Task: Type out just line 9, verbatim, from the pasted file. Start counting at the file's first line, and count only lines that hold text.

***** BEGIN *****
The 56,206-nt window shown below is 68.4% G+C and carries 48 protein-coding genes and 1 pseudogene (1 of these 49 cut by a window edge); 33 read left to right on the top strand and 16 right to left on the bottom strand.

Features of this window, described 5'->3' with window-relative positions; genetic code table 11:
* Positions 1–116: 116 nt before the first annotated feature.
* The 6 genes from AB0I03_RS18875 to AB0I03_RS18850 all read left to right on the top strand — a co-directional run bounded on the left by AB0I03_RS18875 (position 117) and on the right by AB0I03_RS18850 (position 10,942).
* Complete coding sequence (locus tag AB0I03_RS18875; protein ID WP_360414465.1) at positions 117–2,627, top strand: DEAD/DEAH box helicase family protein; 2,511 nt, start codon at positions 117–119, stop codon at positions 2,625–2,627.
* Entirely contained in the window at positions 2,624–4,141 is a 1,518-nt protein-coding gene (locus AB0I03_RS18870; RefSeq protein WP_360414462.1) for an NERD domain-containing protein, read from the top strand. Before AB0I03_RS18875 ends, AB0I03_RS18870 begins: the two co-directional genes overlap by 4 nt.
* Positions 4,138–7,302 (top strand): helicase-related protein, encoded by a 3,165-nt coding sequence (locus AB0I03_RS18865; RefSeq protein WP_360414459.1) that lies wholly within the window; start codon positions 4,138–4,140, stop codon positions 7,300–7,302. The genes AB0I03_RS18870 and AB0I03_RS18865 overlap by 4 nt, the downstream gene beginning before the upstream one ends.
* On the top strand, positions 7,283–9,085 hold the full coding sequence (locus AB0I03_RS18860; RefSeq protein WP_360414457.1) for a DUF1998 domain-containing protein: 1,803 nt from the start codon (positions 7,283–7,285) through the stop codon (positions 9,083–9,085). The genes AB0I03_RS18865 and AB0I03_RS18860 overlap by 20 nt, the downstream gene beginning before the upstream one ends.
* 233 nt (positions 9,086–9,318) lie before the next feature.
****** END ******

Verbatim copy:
* 233 nt (positions 9,086–9,318) lie before the next feature.